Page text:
However, what I fundamentally disagree with is the barrage of PlayStation consoles in the play area - most particularly the one with the kickboxing game, to which Daniel migrated like the proverbial moth to a flame. Scary thing is, even though he's never played anything like that before (we don't let our boys play violent games on our Wii), by the time I saw what he was playing, he was getting perfect scores. By that time, his brother was awake, so I asked Daniel to go away from the games, and to play with his brother.

Which was when it really struck home why I don't let them play games like that at home. Within two minutes of them playing one another, Daniel was kickboxing his brother, and wrestling him to the ground, far more forcefully than I've ever seen him do. Which was when they were brought out of the play area, to sit with us until we were finished.

Apart from the PlayStation issue, I left the restaurant with a raging headache - the noise of the crowds was clearly not sufficiently stressful - we had to have loud 80s music blasted at us as well, with the odd birthday singing and clapping as well, all spiced up with crying children, banging from the open kitchen, slow service because of the busy-ness (and the resulting grumpy husband)... and then there was the fun of trying to walk in the greasy floor. I might sound like a bit of a complaining Mother Grundy here, and I do understand that restaurants use different tools to create atmosphere, but the only word to describe my Sunday Spur experience was: mayhem.

So... we won't be going back. Definitely not soon. Maybe never. Even though my fillet was very tasty...

Friday, 25 March 2011

Kooking at Karma

My friend Charmain spotted a Wicount deal for a cooking class at Karma. Now, I've never eaten at Karma before, but I've heard that their food is legendary, so I paid over my R150 in the week of no credit cards (a whole other long story), and we went to the Fourways restaurant last Tuesday to learn how to cook Indian food.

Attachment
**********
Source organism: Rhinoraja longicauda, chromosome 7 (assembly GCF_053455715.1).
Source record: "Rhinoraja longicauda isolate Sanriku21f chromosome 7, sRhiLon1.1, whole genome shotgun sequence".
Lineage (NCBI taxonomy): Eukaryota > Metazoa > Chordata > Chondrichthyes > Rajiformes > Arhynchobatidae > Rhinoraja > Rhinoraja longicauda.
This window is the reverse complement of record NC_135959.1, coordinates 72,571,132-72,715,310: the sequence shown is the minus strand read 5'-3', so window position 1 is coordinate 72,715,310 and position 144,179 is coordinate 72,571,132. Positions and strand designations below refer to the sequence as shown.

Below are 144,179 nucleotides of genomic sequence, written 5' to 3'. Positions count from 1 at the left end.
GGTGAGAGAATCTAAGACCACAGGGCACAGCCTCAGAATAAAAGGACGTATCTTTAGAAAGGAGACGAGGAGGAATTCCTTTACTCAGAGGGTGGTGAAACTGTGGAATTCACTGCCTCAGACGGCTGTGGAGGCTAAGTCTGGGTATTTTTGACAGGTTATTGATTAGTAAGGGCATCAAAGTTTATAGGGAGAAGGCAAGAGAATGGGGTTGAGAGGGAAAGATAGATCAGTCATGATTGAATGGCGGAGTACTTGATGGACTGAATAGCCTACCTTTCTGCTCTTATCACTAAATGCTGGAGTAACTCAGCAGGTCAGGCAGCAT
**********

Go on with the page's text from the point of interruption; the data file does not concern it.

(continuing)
Shyrose was our teacher - she's the owner, a lovely lady with an interesting accent and a very gentle way of teaching. Apparently there are some secrets to cooking good Indian food - although there are so many regional and cultural influences that it's ok to not be too much of a purist, apparently.

Secret no 1 is the spices. You add the whole spices (mustard seed, cumin etc) early on in the cooking process - and you don't cook them until they pop, as some recipes suggest. Rather just toast them a bit...

Secret no 2 - when you cook the onions, cook them until the flavour and colour you prefer. This will determine the colour and the flavour of the final product.

Secret no 3 - cook the onions first and then add the tomatoes... and then you cook them until they melt into one another. This is how you get a smooth gravy from a foundation of tomatoes and onions.

Charmain and I made a curried bean dish (way nicer than I thought it sounded) and onion bhajias. The surprise of the evening was the dip that was brought out for the bhajias and the potato kachoris - the recipe is below.

We rounded off the cooking lesson by learning how to make chocolate samoosas. Oh. My. Word. Easy really - melted chocolate, bit of cream, bit of butter, chilli flakes and almond slivers, all melted together and then refrigerated. Wrap up spoonfuls in samosa pastry (with cumin in it), and then freeze. Deep fry quickly in hot oil - the pastry goes all crispy, and the chocolate goes all gooey. Perfect way to round off a meal, even though it was a little (!) rich!

It was a good night out, and fun to do with a good friend. I'd recommend it as a different night out, for you and a friend, or for a group of friends. Eating the yummy food that you've cooked at the end of the evening rounds it all off very nicely! Just a note - don't get excited by the promised goody bag - it's a small bag of Spekko rice, a couple of recipe bookmarks and a travel brochure. But then you don't go to such a thing for the goody bag I guess :-)

Here's the recipe for the dip - be careful - it's addictive. It think it would go with just about anything on the planet. Anything at all.

Coriander and Mint Sauce

1 cup coconut powder
½ cup chopped mint
1 tspn salt
2 tbsp green chilies blended
1 cup chopped coriander
6 tblspn yoghurt
¼ cup water  (add as per your liking if you like it saucy add more water )

In a blender, blend the coconut powder and chopped mint, chopped coriander with a little water, yoghurt enough to purée Add the salt and blended green chilies. Blend until smooth.

I've just mentioned the two recipes to tease you into going, and to be fair to the restaurant. Shyrose emailed us about 12 recipes, for everything from the dreamaliciously delicious Butter Chicken to the startlingly divine Potato and Aubergine  dry curry.